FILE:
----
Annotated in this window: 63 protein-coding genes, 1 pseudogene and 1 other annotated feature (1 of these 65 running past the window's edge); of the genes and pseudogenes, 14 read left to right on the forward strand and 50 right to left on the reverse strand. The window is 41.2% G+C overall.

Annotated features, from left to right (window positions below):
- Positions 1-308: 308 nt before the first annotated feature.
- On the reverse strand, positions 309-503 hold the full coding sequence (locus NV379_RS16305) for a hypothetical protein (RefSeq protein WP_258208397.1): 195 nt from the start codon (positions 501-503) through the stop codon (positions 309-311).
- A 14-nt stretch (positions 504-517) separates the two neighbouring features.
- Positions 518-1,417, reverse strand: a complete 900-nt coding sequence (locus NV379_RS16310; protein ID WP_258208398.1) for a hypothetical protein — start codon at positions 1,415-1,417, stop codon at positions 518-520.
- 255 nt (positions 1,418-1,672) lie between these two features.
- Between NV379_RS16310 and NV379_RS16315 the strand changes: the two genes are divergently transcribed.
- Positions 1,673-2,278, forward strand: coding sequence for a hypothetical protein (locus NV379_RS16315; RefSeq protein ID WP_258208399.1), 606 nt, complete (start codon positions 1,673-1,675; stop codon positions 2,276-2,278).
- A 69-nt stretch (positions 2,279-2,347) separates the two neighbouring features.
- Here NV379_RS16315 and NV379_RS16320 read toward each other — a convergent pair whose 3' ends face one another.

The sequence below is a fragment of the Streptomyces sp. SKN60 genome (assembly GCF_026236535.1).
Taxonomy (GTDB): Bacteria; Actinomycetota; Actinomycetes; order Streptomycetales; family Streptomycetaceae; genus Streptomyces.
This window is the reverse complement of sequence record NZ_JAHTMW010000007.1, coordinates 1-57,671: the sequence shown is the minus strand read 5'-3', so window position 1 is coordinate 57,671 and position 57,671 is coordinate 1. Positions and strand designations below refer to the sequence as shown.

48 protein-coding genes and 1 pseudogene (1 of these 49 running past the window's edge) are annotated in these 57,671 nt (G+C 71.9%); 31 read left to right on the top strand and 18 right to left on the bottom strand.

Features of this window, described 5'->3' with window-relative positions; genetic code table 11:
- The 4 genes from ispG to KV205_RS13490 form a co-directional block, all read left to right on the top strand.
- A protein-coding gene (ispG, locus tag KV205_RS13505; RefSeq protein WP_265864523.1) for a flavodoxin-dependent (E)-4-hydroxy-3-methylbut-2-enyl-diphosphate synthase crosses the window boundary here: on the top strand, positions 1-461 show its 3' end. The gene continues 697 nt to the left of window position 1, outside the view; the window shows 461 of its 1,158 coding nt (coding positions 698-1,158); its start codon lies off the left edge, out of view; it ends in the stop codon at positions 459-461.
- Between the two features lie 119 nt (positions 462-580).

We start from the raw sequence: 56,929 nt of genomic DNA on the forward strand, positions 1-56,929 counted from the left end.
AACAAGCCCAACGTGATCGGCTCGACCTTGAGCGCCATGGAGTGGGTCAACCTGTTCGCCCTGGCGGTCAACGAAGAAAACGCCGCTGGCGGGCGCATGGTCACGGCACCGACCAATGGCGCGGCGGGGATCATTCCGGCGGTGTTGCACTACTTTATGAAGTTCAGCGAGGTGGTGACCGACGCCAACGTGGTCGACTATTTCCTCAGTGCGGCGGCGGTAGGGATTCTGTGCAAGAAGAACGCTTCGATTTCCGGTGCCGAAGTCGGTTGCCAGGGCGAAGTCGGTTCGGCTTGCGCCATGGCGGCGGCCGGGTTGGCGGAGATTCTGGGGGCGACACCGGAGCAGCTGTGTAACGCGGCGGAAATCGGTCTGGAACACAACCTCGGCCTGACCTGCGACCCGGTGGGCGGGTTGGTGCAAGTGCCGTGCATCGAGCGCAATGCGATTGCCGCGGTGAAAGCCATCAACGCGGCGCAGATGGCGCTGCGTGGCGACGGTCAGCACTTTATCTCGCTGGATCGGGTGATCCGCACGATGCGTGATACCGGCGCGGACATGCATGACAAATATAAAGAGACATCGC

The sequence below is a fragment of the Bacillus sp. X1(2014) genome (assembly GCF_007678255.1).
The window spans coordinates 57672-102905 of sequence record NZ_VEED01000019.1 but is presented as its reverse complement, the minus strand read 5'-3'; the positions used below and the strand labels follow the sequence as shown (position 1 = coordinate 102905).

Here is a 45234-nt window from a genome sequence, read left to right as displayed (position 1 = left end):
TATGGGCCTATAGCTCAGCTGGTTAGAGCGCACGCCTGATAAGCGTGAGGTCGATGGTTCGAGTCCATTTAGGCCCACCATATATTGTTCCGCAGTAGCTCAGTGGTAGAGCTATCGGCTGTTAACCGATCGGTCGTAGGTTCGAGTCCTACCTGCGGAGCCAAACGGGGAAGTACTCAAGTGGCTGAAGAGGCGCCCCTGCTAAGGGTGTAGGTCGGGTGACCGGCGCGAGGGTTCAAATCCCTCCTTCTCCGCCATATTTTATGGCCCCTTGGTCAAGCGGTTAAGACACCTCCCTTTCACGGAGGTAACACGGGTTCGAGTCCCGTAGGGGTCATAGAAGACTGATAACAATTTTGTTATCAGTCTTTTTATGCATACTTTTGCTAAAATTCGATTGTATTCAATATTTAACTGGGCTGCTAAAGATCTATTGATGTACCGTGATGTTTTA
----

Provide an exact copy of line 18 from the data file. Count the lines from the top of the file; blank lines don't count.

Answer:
- A protein-coding gene (ispG, locus tag KV205_RS13505; RefSeq protein WP_265864523.1) for a flavodoxin-dependent (E)-4-hydroxy-3-methylbut-2-enyl-diphosphate synthase crosses the window boundary here: on the top strand, positions 1-461 show its 3' end. The gene continues 697 nt to the left of window position 1, outside the view; the window shows 461 of its 1,158 coding nt (coding positions 698-1,158); its start codon lies off the left edge, out of view; it ends in the stop codon at positions 459-461.